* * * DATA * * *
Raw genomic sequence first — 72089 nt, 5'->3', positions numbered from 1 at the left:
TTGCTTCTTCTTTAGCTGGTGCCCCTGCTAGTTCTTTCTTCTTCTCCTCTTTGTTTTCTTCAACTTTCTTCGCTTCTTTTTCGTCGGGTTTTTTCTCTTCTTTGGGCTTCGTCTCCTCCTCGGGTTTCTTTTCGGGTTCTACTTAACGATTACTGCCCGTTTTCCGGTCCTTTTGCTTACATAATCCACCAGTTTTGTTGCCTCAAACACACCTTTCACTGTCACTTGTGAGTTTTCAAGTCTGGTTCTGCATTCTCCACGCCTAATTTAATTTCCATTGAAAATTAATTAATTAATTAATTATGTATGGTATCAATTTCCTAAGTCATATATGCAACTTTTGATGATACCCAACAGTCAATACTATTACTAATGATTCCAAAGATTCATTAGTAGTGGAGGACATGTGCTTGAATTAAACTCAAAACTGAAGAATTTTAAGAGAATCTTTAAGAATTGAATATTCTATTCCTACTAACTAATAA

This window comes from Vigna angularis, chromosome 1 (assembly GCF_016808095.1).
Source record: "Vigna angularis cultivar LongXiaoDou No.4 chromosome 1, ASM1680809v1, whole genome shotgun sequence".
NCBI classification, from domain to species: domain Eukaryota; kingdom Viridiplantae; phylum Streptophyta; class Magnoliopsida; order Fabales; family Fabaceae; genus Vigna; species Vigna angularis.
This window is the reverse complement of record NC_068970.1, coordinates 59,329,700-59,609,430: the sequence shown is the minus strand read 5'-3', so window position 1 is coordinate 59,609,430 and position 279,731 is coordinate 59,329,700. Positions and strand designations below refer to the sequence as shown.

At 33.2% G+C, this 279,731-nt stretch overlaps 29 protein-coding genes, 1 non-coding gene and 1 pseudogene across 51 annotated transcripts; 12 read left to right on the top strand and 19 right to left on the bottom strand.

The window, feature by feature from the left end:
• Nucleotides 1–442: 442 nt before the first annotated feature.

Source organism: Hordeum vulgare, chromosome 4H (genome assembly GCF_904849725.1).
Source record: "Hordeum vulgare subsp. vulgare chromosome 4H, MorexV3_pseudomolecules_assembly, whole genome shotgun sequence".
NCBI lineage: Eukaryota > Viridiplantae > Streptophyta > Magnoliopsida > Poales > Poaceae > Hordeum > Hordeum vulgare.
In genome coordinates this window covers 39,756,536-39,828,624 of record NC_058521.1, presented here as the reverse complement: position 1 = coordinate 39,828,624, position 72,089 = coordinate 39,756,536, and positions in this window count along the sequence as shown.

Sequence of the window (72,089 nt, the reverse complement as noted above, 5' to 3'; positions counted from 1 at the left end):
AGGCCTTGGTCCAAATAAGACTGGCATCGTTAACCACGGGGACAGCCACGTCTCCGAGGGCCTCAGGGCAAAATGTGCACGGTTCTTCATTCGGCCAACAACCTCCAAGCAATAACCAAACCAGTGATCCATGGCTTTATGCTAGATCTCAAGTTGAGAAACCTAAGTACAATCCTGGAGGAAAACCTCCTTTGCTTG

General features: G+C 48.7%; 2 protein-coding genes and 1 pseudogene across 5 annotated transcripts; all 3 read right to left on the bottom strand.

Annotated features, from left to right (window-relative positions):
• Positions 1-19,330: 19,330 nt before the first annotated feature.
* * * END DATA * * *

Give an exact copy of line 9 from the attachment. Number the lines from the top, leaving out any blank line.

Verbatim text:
• Nucleotides 1–442: 442 nt before the first annotated feature.